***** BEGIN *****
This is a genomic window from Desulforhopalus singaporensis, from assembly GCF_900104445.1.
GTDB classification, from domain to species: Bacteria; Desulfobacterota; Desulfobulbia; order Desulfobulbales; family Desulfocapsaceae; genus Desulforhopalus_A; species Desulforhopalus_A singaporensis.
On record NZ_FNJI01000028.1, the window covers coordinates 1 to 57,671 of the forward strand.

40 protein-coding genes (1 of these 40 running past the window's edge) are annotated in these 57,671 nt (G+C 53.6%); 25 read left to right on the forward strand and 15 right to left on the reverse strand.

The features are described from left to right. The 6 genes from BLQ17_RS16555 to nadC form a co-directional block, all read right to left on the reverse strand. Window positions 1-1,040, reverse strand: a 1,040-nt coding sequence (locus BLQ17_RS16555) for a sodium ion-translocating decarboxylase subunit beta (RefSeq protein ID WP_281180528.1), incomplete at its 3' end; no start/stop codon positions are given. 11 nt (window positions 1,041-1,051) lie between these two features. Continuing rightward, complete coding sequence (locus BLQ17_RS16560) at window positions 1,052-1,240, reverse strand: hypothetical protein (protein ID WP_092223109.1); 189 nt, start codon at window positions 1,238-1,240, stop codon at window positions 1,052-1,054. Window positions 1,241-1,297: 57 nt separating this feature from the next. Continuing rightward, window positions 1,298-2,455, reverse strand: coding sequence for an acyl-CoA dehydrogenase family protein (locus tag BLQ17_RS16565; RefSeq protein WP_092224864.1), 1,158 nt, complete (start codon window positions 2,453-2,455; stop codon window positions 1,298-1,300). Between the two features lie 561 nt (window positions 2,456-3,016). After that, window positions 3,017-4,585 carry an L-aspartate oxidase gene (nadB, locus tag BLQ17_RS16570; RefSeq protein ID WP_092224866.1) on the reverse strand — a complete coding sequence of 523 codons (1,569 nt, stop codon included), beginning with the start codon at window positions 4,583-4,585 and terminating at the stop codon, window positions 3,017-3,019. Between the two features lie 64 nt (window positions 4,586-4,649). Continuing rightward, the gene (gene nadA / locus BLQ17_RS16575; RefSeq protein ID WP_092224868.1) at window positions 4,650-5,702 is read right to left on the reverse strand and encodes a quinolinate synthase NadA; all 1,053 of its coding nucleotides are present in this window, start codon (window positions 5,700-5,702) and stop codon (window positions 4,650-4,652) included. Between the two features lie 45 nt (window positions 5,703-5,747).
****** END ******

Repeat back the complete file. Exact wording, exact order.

This is a genomic window from Desulforhopalus singaporensis, from assembly GCF_900104445.1.
GTDB classification, from domain to species: Bacteria; Desulfobacterota; Desulfobulbia; order Desulfobulbales; family Desulfocapsaceae; genus Desulforhopalus_A; species Desulforhopalus_A singaporensis.
On record NZ_FNJI01000028.1, the window covers coordinates 1 to 57,671 of the forward strand.

40 protein-coding genes (1 of these 40 running past the window's edge) are annotated in these 57,671 nt (G+C 53.6%); 25 read left to right on the forward strand and 15 right to left on the reverse strand.

The features are described from left to right. The 6 genes from BLQ17_RS16555 to nadC form a co-directional block, all read right to left on the reverse strand. Window positions 1-1,040, reverse strand: a 1,040-nt coding sequence (locus BLQ17_RS16555) for a sodium ion-translocating decarboxylase subunit beta (RefSeq protein ID WP_281180528.1), incomplete at its 3' end; no start/stop codon positions are given. 11 nt (window positions 1,041-1,051) lie between these two features. Continuing rightward, complete coding sequence (locus BLQ17_RS16560) at window positions 1,052-1,240, reverse strand: hypothetical protein (protein ID WP_092223109.1); 189 nt, start codon at window positions 1,238-1,240, stop codon at window positions 1,052-1,054. Window positions 1,241-1,297: 57 nt separating this feature from the next. Continuing rightward, window positions 1,298-2,455, reverse strand: coding sequence for an acyl-CoA dehydrogenase family protein (locus tag BLQ17_RS16565; RefSeq protein WP_092224864.1), 1,158 nt, complete (start codon window positions 2,453-2,455; stop codon window positions 1,298-1,300). Between the two features lie 561 nt (window positions 2,456-3,016). After that, window positions 3,017-4,585 carry an L-aspartate oxidase gene (nadB, locus tag BLQ17_RS16570; RefSeq protein ID WP_092224866.1) on the reverse strand — a complete coding sequence of 523 codons (1,569 nt, stop codon included), beginning with the start codon at window positions 4,583-4,585 and terminating at the stop codon, window positions 3,017-3,019. Between the two features lie 64 nt (window positions 4,586-4,649). Continuing rightward, the gene (gene nadA / locus BLQ17_RS16575; RefSeq protein ID WP_092224868.1) at window positions 4,650-5,702 is read right to left on the reverse strand and encodes a quinolinate synthase NadA; all 1,053 of its coding nucleotides are present in this window, start codon (window positions 5,700-5,702) and stop codon (window positions 4,650-4,652) included. Between the two features lie 45 nt (window positions 5,703-5,747).